The SLST (10) has been shown to be a reliable and valid measure of balance in various populations (15, 27, 28). Prior to beginning the test, investigators gave verbal instructions and a demonstration of the procedure. The goal of this test was to balance on one leg for as long as possible. Upon the command “go”, the timer started, and the Soldier lifted the leg of choice to balance on the one supporting leg. Hands were placed on the hips, and the lifted leg made contact with no other part of the body or surrounding structures. Investigators stopped the timer and the test concluded in the event of any of the following: one or both of the hands were removed from the hips, the lifted leg touched the support leg or any surrounding structure, the Soldier began to lean or tilt, thus demonstrating loss of balance, and/or any form of hopping or movement of the support leg. Each Soldier was tested on preferred leg first, followed by rest, and then non-preferred leg. Following the completion of the test, investigators recorded the stance leg of choice and balance time to 1/100 th of a second.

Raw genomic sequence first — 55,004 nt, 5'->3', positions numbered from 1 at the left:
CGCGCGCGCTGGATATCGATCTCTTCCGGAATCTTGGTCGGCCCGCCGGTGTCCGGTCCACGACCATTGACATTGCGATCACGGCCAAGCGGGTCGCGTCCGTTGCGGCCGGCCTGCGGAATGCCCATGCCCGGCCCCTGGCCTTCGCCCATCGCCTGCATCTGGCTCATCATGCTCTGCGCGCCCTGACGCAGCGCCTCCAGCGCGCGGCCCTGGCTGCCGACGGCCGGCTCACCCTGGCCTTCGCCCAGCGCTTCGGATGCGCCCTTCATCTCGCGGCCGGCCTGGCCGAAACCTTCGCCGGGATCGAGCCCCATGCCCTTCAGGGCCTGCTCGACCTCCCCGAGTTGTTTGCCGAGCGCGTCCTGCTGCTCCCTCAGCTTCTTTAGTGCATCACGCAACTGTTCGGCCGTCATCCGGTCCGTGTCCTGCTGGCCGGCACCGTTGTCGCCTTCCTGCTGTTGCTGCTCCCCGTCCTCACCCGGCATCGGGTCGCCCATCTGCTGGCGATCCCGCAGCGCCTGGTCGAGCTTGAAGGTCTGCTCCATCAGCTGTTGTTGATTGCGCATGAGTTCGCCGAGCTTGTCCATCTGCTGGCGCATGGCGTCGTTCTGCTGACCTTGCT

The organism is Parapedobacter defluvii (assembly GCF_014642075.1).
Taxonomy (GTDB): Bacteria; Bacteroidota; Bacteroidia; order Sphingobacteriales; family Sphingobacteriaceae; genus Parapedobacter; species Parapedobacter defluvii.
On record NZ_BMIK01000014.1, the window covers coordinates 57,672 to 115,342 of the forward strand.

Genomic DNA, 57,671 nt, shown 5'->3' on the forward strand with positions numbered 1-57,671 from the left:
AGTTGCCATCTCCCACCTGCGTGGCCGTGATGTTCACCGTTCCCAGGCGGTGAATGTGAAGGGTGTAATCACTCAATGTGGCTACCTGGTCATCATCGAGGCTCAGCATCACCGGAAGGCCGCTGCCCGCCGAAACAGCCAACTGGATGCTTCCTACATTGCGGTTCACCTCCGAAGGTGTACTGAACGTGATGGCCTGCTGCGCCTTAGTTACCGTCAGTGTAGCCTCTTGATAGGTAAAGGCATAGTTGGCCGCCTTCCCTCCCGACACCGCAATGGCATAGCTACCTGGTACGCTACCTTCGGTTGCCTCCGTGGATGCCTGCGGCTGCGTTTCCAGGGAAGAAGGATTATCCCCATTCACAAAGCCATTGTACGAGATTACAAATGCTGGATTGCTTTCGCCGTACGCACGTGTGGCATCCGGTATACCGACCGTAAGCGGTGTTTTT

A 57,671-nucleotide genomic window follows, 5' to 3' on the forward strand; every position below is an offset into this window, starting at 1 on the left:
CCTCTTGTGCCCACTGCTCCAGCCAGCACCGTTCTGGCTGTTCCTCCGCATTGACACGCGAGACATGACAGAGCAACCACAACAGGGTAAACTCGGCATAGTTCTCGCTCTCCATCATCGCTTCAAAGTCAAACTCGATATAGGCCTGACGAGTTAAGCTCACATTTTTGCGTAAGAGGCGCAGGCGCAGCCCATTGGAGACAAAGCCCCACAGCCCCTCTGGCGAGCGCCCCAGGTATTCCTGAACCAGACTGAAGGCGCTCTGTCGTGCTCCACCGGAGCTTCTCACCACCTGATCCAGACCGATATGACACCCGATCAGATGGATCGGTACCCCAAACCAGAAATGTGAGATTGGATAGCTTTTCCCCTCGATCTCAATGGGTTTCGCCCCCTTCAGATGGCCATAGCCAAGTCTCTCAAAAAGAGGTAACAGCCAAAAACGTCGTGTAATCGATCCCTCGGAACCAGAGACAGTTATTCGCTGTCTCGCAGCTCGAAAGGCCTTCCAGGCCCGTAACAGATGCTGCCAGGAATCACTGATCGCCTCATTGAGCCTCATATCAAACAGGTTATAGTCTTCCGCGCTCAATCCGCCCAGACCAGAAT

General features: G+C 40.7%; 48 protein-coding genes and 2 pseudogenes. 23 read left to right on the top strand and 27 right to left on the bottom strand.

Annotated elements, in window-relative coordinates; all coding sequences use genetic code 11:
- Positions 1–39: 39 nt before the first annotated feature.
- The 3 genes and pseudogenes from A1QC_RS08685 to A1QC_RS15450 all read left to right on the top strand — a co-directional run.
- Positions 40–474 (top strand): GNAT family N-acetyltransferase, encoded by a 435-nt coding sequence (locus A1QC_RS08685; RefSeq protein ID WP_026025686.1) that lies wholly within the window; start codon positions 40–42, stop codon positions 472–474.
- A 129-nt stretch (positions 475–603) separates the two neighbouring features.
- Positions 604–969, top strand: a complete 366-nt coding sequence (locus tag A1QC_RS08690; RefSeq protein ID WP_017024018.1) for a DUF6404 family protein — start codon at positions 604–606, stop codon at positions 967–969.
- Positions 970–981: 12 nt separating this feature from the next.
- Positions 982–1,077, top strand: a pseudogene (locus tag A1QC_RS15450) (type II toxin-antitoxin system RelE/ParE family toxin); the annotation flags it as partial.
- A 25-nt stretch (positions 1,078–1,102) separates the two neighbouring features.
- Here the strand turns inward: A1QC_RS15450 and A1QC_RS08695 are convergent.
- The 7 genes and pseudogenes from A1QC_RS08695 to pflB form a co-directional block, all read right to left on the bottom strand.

3.7. Individualized Agility Program (AP)